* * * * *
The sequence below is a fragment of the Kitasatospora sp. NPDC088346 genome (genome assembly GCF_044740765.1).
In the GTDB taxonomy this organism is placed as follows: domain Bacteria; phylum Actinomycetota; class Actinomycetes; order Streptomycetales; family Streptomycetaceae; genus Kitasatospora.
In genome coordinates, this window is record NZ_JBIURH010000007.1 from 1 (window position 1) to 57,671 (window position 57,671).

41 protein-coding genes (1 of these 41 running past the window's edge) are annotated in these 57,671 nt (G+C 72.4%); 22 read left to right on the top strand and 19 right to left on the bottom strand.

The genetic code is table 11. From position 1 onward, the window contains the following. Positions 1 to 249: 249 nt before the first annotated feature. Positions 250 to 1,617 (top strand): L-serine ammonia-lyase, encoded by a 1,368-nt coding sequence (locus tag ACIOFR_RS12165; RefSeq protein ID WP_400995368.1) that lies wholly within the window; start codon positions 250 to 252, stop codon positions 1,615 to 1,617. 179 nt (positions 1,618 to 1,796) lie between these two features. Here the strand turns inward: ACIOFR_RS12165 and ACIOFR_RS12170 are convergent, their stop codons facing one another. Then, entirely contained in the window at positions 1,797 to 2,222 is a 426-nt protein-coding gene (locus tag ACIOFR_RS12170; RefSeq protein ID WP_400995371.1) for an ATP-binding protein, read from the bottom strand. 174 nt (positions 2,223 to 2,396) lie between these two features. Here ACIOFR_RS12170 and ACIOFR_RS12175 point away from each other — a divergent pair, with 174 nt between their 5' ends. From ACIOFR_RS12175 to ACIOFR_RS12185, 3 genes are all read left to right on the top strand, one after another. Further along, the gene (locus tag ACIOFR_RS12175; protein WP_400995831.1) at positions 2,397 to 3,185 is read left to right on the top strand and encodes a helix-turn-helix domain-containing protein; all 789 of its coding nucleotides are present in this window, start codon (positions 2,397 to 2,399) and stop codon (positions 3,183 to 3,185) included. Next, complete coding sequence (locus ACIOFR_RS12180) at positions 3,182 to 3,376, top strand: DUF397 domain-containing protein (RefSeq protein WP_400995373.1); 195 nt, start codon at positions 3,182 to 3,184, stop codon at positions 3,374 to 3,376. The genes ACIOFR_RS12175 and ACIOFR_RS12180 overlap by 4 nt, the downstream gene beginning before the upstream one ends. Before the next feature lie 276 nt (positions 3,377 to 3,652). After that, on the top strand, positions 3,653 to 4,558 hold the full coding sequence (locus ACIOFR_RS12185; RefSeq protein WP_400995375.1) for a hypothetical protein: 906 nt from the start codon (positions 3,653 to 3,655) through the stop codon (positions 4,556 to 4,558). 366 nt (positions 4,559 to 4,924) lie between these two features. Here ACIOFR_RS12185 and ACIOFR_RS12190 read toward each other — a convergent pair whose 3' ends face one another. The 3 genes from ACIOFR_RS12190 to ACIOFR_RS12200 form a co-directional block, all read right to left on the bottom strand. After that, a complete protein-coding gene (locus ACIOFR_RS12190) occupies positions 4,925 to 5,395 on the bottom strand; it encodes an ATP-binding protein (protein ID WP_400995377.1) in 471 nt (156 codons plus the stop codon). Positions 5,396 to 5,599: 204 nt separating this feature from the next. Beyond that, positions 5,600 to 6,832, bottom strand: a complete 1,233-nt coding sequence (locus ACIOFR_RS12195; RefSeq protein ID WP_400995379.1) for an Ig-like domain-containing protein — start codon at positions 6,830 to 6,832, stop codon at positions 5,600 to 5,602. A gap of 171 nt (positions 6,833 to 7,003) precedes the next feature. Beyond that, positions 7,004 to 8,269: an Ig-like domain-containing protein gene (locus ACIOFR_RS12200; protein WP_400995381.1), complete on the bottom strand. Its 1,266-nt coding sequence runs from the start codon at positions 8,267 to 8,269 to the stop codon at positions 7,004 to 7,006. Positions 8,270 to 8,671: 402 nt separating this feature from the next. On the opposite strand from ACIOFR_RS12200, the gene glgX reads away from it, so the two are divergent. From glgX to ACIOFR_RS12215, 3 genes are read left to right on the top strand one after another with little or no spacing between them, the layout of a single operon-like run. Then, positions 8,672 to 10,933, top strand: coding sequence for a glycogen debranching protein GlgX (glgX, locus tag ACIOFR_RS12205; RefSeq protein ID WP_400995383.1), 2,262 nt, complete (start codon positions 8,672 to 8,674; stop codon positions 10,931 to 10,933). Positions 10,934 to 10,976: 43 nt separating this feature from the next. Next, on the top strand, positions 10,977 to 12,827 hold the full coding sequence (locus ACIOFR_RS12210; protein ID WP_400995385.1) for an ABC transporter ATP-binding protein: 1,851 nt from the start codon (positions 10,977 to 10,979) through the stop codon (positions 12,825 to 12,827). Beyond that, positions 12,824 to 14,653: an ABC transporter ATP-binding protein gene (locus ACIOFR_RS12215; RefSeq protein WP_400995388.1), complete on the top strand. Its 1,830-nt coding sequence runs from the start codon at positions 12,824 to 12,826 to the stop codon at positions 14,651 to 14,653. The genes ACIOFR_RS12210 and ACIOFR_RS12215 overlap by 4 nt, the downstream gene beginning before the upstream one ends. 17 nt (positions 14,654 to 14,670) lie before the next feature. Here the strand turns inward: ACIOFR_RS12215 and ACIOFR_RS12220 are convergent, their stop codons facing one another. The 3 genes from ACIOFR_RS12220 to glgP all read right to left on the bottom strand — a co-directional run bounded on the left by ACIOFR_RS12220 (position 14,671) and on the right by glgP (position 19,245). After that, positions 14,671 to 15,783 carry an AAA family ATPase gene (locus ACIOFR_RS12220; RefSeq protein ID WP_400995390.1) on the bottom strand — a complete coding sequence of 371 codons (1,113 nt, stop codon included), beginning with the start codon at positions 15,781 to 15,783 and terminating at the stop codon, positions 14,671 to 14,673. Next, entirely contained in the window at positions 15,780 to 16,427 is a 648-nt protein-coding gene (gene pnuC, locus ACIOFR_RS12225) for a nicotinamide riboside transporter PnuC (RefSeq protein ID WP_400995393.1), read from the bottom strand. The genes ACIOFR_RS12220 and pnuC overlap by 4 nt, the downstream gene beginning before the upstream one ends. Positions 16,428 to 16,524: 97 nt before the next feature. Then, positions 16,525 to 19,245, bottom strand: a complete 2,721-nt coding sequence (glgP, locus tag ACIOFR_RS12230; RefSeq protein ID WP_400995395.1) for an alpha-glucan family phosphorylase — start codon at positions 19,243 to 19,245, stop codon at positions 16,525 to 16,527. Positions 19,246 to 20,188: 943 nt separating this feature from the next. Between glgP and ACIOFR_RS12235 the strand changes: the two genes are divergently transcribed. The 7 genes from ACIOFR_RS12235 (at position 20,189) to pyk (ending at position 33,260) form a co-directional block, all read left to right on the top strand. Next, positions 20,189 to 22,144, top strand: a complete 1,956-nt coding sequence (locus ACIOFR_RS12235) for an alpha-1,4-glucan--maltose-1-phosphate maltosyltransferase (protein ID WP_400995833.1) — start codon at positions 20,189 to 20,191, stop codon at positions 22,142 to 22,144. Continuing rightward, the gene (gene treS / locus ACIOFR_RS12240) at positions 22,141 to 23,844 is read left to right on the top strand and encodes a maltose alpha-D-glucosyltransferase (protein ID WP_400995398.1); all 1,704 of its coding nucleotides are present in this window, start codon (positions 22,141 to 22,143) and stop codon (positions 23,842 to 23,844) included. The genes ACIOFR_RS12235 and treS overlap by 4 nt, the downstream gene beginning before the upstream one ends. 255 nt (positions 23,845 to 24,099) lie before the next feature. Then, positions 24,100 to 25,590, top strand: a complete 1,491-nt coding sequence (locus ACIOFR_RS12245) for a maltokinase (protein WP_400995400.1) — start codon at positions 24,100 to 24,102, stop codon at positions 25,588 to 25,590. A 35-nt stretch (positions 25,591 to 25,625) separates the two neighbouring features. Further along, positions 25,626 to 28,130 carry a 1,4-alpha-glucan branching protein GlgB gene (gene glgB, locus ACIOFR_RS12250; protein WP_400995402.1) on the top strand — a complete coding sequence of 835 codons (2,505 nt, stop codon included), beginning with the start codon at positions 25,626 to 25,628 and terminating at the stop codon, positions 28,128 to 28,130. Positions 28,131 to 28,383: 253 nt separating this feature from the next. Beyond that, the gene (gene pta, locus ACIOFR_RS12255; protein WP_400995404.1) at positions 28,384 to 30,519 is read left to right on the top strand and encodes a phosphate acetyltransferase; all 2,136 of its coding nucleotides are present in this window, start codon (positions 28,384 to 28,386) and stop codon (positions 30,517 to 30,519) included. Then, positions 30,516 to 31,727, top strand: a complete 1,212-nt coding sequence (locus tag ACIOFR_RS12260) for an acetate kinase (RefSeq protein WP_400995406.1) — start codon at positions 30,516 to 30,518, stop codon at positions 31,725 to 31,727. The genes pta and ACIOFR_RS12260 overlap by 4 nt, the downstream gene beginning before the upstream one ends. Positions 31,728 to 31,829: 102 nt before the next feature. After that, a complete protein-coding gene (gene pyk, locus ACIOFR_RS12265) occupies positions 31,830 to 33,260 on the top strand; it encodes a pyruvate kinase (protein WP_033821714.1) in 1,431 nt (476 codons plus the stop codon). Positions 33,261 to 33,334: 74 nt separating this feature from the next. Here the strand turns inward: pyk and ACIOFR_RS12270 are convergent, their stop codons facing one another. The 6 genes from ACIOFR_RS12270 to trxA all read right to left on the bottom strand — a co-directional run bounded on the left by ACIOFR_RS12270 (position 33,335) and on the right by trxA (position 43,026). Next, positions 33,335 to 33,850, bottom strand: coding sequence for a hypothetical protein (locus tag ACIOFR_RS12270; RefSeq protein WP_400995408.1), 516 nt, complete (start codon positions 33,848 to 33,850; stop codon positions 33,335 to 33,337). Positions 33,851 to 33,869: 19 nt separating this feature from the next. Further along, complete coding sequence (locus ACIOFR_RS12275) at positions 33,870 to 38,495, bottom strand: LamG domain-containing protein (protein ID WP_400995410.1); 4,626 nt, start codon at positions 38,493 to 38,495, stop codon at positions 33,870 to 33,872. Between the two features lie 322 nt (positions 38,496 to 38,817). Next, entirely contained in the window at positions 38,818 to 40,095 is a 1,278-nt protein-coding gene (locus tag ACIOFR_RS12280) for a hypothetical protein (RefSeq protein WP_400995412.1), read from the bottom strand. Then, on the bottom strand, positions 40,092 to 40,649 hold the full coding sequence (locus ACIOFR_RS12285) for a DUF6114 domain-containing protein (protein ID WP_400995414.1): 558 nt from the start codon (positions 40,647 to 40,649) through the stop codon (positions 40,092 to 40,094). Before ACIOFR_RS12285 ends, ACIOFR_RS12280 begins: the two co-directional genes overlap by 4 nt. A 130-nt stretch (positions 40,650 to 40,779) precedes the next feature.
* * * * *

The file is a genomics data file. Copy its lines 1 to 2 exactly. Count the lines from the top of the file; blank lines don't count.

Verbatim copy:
The sequence below is a fragment of the Kitasatospora sp. NPDC088346 genome (genome assembly GCF_044740765.1).
In the GTDB taxonomy this organism is placed as follows: domain Bacteria; phylum Actinomycetota; class Actinomycetes; order Streptomycetales; family Streptomycetaceae; genus Kitasatospora.